Iraq: Understanding The Final Battle for Mosul
“Liberation of Mosul could be a turning point for Iraq — a turning point that must be seized by Iraqi people, especially intellectuals, academics, and civil society”
Balsam Mustafa of the University of Birmingham writes for EA:
The operation to retake Iraq’s second city of Mosul from the Islamic State entered its crucial phase on Sunday, following Iraqi Prime Minister Haider Al Abadi’s announcement of the “new dawn” with the “main mission is to liberate civilians before the land”.
The move on the western part of Mosul — the area east of the Euphrates River was secured last month — includes the Iraqi army, Federal police, elite counter-terrorism units, and rapid response troops. The US and Iraqi air forces are carrying out strikes, and American special forces are discreetly embedded with some of the forces.
Moving from the south, the offensive seized small villages on Sunday. Yesterday, Iraqi officials announced the capture of Abu Sayf, overlooking the international airport and the city. Ghizlani military camp, where ISIS carried out executions, is also now under Iraqi control.
However, the assault — whose next objective is likely to be the airport — is likely to face tougher challenges, with an estimated 80,000 civilians in western Mosul in critical humanitarian conditions amid allegations that ISIS are using them as human shields. With very narrow streets restricting the movement of vehicles, fighting could be house-by-house. And all the while, the Islamic State will be using suicide bombs — including the possible deployment of them via remotely-controlled drones — and a network of tunnels.
Despite the prospect of a long, tough fight, a sense of optimism is spreading among Iraqi forces and many Iraqi people that the liberation of Mosul is not far away. Expectations that the effort to retake eastern Mosul would end with dire consequences have been met with the eventual success of operations. Unlike offensives against other ISIS-held cities such as Ramadi, infrastructure was almost kept intact. Normal life returned for many as schools, shops, and restaurants were reopened after the area was declared to be freed in late January. Social media campaigns by young Iraqi activists have pushed back sectarian barriers and called for national unity. A campaign to donate books for the University of Mosul’s central library — home to valuable publications and rare manuscripts before it was destroyed by ISIS — has fostered engagement across Iraq.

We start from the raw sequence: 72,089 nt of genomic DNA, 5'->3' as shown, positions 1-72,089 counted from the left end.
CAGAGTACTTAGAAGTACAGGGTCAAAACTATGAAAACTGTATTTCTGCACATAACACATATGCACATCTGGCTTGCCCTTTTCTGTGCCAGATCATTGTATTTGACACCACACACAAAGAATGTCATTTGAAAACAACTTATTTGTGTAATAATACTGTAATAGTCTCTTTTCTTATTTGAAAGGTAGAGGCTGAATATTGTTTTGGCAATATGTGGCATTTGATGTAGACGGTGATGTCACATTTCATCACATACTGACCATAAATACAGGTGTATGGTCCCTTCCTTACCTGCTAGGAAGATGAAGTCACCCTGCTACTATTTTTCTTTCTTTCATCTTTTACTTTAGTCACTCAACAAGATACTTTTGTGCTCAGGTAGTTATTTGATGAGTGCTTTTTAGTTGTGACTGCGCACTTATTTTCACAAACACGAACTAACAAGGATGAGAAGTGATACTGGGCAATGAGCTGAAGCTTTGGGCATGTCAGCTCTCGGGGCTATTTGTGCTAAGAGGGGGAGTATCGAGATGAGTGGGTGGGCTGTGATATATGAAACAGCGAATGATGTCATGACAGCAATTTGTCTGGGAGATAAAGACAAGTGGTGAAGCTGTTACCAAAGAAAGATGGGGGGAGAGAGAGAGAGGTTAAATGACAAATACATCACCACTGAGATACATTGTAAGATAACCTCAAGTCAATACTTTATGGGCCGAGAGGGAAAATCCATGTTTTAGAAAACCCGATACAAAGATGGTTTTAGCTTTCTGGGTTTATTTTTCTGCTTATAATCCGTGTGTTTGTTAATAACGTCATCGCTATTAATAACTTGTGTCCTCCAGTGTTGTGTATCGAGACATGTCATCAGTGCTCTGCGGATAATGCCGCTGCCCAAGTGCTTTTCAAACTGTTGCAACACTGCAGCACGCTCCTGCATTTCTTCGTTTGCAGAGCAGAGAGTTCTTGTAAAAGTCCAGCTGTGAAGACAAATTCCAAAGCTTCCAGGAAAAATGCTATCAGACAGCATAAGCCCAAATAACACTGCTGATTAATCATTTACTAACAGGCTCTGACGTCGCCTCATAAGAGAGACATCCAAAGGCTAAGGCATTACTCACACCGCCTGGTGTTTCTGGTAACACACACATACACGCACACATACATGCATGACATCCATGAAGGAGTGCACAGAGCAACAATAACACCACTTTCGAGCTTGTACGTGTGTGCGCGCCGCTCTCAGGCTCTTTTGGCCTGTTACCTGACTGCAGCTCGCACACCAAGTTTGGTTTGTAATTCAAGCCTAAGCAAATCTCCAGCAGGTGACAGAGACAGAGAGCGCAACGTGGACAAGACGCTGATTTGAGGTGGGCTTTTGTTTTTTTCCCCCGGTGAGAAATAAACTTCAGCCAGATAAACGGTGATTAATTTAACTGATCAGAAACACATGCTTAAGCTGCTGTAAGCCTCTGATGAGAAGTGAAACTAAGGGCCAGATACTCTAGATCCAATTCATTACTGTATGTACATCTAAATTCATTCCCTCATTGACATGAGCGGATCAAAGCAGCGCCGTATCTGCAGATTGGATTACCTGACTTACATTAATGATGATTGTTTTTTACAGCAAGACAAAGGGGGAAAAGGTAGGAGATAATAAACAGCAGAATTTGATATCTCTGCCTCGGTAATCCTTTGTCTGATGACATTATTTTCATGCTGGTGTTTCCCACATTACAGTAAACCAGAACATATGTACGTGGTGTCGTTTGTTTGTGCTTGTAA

A Necessary Turning Point
Military victory will be significant for both Iraq’s security forces and its people, but it will not close the chapter of the ongoing unrest left by two legacies: that of the US-led invasion of 2003, particularly as far as the electoral system and the national army are concerned, and that of multi-level corruption inflicted by a political elite that has failed throughout the last decade with its lack of a clear vision of what Iraqi people need, and its inability to stand up against regional and international interventions.
To deal with these two legacies, the liberation of Mosul could be a turning point for Iraq — a turning point that has to be seized by Iraqi people, especially intellectuals, academics, and civil society groups and individuals. They must unite their efforts and press for a significant change up to the highest levels of political, military, economic, judicial, and educational institutions. Social media campaigns and efforts to show solidarity during hard times are a good starting point, but they need more influential steps.
The Islamic State has only been one of the symptoms of a prolonged political failure. If the cause is not treated, even in defeat it will leave a legacy of cyclic corruption, oppression, political and social divisions, and conflict.
TOP PHOTO: Iraqi forces on the move south of Mosul on Monday